What's a School's 'Functional Capacity?'

Cynthia Owens Richardson, director of Planning for the Chesterfield County Public Schools, in Virginia, asks a lot of questions, looks for new information wherever she can find it and is not satisfied with easy answers or standard results. She wants more.
Dr. Richardson raised the question about small schools that triggered my column on that subject (SP&M, April 2012). Now she has raised a more complicated question: How does one measure the functional capacity of a school? She mentions a standard benchmark (when 90 percent of the space is occupied, the school is full), but she and dozens of persons who have responded to her, have questioned where that benchmark comes from and how adequate or accurate it is.
I worry about any attempts to set standards on something like that. It seems to me that any response should emphasize how a space is used and supported, rather than specific numbers of students or percentage of occupancy.
My firm specifies elementary school classrooms of at least 900 square feet no matter how many students are going to be in a class because we believe that is the minimum space needed to allow a variety of elementary school activities to occur. How do you calculate capacity for a school when a room is “full” with 22 students or 28 or even 15?
Another factor that needs to be considered in calculating capacity is support facilities. Schools are not just classrooms. I visited an elementary school in Louisiana that was designed to house 500 students. As the school population grew, the district added four classrooms, then eight more and then another eight. As a result, the school was operating with 1,000 students. It was functioning but, in my opinion, it was way above functional capacity.
One thousand students were using a cafeteria, a library and a multipurpose room designed to accommodate 500 students. Worse, the toilet facilities were designed for 500, too. There were long lines of students waiting to reach them before each lunch period. So, there were classrooms able to hold 1,000 students, and the building was rated for 1,000, but the real key to functional capacity was the availability of support facilities, and they were designed for 500.
High schools and elementary schools, as they are generally operated, function in a similar manner. In an elementary school, a teacher and a group of students “own” a classroom. When they leave for lunch, music or any similar activity, the room is empty.  If the day is divided into eight periods and students leave the room twice a day (say for lunch and an activity), then the classroom is used 75 percent of the time (six periods out of eight).  Is 75-percent occupancy full capacity?
Similarly, in a high school, ideally a teacher is assigned to a room, and when the teacher does not have a class or an assignment, the room should be empty. If the school runs on an eight-period day and the teacher has five classes and a duty period, then the room is used 75 percent of the time.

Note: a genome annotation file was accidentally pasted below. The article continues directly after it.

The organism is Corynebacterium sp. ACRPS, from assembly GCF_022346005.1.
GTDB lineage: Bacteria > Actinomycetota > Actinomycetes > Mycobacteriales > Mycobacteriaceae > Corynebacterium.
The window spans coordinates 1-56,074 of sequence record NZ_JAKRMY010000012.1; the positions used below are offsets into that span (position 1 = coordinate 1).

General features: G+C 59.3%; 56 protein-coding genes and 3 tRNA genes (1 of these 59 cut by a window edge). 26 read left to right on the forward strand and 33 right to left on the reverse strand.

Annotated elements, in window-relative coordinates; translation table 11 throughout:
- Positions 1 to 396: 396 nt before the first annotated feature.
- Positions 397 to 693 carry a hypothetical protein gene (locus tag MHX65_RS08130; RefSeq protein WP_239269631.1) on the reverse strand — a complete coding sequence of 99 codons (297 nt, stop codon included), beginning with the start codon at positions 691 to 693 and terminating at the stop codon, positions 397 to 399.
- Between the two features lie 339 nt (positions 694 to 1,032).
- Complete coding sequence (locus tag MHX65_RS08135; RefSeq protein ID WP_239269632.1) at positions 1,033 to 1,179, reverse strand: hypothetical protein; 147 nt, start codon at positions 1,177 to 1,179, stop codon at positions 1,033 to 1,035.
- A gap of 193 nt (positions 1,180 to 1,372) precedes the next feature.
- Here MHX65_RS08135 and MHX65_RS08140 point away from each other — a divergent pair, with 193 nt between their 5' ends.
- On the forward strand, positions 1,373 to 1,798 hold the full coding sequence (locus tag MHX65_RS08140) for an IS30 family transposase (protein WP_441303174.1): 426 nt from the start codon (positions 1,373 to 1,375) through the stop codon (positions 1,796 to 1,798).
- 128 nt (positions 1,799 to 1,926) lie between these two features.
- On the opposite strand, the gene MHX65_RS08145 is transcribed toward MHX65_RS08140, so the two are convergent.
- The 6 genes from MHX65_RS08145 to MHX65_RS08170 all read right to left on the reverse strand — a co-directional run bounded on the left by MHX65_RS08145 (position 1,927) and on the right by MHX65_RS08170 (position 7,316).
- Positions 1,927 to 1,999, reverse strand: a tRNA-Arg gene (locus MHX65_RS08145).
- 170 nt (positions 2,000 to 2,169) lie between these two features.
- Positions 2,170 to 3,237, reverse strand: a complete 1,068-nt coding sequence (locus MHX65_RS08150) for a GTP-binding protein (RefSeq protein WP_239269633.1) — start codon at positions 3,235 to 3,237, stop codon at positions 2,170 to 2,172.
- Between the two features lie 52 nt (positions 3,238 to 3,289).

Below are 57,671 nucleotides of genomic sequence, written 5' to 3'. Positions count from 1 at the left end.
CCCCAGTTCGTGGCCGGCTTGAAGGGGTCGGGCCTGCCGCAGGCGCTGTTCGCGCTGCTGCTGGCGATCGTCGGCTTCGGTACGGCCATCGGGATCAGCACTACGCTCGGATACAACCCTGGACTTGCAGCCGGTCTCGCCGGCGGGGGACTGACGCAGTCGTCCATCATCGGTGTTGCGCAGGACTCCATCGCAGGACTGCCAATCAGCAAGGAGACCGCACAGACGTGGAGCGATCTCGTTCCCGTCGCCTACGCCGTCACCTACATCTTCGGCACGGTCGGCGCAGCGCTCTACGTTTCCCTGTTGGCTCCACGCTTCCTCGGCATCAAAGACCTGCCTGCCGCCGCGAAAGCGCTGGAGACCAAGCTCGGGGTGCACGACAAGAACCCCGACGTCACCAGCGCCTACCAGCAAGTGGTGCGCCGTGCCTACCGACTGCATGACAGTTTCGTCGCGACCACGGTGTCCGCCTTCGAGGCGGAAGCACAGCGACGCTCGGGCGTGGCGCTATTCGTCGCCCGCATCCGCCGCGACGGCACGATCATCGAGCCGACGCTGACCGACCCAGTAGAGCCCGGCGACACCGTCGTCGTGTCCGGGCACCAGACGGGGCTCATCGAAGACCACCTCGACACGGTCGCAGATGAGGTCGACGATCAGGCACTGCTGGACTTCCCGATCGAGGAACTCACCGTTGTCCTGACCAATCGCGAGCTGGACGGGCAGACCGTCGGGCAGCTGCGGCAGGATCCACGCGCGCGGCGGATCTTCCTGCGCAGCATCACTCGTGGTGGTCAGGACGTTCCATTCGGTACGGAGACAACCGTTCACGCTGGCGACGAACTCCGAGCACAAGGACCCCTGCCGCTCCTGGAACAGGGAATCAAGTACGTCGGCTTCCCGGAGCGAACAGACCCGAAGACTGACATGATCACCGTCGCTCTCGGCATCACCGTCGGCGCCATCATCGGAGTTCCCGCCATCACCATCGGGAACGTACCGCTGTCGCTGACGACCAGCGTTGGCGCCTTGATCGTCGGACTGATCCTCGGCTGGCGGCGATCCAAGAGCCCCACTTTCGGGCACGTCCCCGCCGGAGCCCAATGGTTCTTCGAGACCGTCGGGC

Unfortunately, in many high schools, teachers do not have a room of their own and must allow the classroom to be used at least one period each day by another teacher. To cover this situation, we use a benchmark that suggests that a classroom should be empty one period a day (for flexibility), that special rooms that need setups (think science labs, art studios, etc.) should be scheduled 50 percent of the time (one setup for each class use) and that physical education space could be scheduled every period, with different faculty overseeing it. It is not perfect (and it does not provide a classroom for each teacher), but it does take into consideration how each space functions.
Middle schools are another matter entirely. Ideally, a group of students and their teachers should have a block of rooms that are their home. When they leave, those rooms should be empty so that projects can be left or individual students and teachers can use them for whatever they need to do. That suggests that in a middle school that really uses teams and houses and provides them with space for their activities, classrooms are “full” when they are occupied 50 to 60 percent of the day.
That 90-percent rule of thumb? It’s a nice formula, but it is just that, a model, not a reflection of the actual activity of the school. Usage and educational philosophy, not some mathematical formula, should determine how space is used and what percentage of use equals capacity.

Paul Abramson is education industry analyst for SP&M and president of Stanton Leggett & Associates, an educational facilities consulting firm based in Mamaroneck, N.Y. He was named CEFPI's 2008 "Planner of the Year." He can be reached at intelled@aol.com.

About the Author

Paul Abramson is education industry analyst for SP&M and president of Stanton Leggett & Associates, an educational facilities consulting firm based in Mamaroneck, N.Y. He was named CEPFI’s 2008 "Planner of the Year." He can be reached at intelled@aol.com.

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